Literature Review On Television Ads 1. Television and Children 2. Television Commercials and Children 3. Television Commercials and Gender Roles a. Content Analyses – Adults & Children b. Impact 4. Television Commercials, Masculinity and Boys a. Content Analyses b. Impact ________________________________________ 1. Television and Children In this section I will be reviewing the literature on children and television. It has been demonstrated that the average American viewer is exposed to 31 hours of television a week, of which three to nine hours is devoted to commercials (Furnham, & Bitar, 1993).
In the case of children, the average preschooler watches 28 hours per week, while the average school-aged child, watches 24 hours per week (Lazar, 1994). Based on the percentages reported by Furnham & Bitar (1993), these children are exposed to as much as eight hours of commercials per week. It is likely that these numbers are similar to those we would find in Canada (Kline, 1993). Due to the level of exposure children have to television, it is important to determine what kind of socializing effect television may have on them.
There has been a great deal of research designed to demonstrate that television has an impact on children’s beliefs, and behaviours (Kline, 1993; Butter, Weikel, Otto, Wright, & Deinzer, 1991; Huston & Alvarez, 1990; Meltzoff, 1988; Downs, & Harrison, 1985). Two of these studies will be briefly reviewed here. One particularly intriguing study looked at how fourteen and twenty-four month old infants were affected by a television “advertisement”. Meltzoff (1988), divided his subjects into three groups, two of which were presented with a televised demonstration of how to play with a new toy.
The demonstration presented to each group was different, with the first group receiving a correct demonstration of how to play with the toy, the second group receiving an incorrect demonstration of how to play with the toy, and the third group receiving no demonstration at all. Following the various levels of demonstrations, the infants were presented with the toy shown on the television. The children who had been given a televised demonstration of how to play with the toy, played correctly with the toy significantly more often than did those who had been given an incorrect demonstration, or no demonstration at all.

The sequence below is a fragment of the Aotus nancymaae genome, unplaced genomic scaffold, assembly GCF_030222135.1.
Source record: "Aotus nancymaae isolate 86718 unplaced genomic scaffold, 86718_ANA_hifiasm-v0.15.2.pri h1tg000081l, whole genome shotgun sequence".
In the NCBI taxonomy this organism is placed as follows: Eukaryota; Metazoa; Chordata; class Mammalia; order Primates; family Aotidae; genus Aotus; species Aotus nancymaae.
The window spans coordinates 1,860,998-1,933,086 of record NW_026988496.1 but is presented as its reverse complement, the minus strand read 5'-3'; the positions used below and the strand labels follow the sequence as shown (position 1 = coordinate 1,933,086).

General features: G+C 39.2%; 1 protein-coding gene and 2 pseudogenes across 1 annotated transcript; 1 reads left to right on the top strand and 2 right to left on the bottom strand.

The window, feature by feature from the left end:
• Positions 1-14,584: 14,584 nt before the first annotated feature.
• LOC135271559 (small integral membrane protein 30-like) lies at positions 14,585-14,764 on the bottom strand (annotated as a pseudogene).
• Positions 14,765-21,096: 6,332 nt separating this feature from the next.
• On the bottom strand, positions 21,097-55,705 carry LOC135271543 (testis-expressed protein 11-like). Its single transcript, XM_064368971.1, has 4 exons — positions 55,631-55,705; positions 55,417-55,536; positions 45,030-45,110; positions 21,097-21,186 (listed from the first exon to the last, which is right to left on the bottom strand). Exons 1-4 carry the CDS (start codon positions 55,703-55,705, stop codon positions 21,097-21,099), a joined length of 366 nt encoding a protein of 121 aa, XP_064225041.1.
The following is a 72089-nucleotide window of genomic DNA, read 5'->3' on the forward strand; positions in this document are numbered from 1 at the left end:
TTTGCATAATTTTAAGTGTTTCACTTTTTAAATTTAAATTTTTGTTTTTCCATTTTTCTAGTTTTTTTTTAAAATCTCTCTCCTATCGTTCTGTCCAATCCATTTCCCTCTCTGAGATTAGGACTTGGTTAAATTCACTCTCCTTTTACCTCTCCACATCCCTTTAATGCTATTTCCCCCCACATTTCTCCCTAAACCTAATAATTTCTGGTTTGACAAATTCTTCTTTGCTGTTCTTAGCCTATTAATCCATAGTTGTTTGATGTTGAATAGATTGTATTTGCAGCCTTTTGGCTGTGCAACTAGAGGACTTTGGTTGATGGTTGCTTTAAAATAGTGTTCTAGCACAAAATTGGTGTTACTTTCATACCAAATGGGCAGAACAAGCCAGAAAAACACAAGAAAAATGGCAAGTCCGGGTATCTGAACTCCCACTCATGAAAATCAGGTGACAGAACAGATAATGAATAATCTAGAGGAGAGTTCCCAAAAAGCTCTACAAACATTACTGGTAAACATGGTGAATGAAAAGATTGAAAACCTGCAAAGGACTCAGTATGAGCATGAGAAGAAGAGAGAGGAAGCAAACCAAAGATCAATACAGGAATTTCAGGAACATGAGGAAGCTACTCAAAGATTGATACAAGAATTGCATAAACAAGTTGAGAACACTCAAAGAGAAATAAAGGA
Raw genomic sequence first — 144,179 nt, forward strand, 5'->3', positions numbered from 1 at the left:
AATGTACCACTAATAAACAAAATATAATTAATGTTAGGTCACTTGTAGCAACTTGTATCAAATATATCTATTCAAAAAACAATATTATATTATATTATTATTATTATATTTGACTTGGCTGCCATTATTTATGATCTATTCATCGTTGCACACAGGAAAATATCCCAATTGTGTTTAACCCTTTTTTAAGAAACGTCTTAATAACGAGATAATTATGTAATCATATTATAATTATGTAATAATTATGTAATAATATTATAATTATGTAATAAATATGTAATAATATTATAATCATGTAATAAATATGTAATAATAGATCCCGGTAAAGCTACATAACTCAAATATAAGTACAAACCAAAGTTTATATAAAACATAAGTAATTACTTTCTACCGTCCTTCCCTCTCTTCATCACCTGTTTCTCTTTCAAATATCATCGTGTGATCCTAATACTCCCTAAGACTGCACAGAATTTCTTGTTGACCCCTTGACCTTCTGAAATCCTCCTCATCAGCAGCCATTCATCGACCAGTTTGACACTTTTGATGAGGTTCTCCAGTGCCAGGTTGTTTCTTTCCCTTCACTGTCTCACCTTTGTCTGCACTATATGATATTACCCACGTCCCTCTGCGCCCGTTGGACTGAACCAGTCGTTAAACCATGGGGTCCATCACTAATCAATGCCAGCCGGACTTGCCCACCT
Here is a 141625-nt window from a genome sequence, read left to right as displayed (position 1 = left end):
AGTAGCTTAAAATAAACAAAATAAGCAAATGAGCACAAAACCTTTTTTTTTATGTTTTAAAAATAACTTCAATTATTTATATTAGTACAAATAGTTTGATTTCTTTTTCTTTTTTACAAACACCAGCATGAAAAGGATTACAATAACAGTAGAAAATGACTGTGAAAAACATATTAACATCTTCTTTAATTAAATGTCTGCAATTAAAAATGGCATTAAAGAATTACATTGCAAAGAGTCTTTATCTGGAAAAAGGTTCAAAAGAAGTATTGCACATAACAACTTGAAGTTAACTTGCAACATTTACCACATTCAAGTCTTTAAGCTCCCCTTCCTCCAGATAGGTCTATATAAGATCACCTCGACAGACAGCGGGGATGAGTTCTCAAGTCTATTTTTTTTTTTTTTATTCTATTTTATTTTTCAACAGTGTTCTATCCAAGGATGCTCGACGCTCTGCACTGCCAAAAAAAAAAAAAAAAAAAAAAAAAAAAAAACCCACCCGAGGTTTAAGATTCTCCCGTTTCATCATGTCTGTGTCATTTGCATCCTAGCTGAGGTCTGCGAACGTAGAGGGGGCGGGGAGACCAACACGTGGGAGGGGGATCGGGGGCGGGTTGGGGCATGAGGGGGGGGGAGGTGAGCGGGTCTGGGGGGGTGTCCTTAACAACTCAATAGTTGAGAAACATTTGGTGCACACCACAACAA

This knowledge was also apparently retained over a one year period (Meltzoff, 1988). Meltzoff argues that his study demonstrates that children as young as fourteen months imitate what they see on television, and retain this information for up to a year. A second study introduced school-aged children to advertisements pertaining to over the counter drugs. It was discovered that these commercials had a modest influence on the children’s willingness to suggest medicinal solutions to illnesses over equally viable non-medicinal solutions.
This was particularly noticeable for drugs that were previously unfamiliar to the children (Butter, Weikel, Otto, Wright & Deinzer, 1991). These and other studies suggest that television acts as an important influence on children’s perceptions and behaviour. ________________________________________ 2. Television Commercials and Children Within the literature on children and television, specific work on television commercials has been done. In a study focusing on children’s perceptions of alcohol consumption, Wallack and Grube found evidence to prove that television advertising influenced children’s perceptions (1994).
Their subjects who were exposed to television commercials advertising alcoholic beverages, developed an overwhelmingly positive perception of alcohol consumption. Due to the age of the subjects however (pre-teens), no evidence could be found to indicate that commercials influenced children’s actual drinking behaviour. The province of Quebec provides researchers with an interesting case study, as legislation has banned all commercials aimed at children. This legislation cannot however, regulate against American channels that are available to Quebec residents living in the vicinity of the American / Canadian border.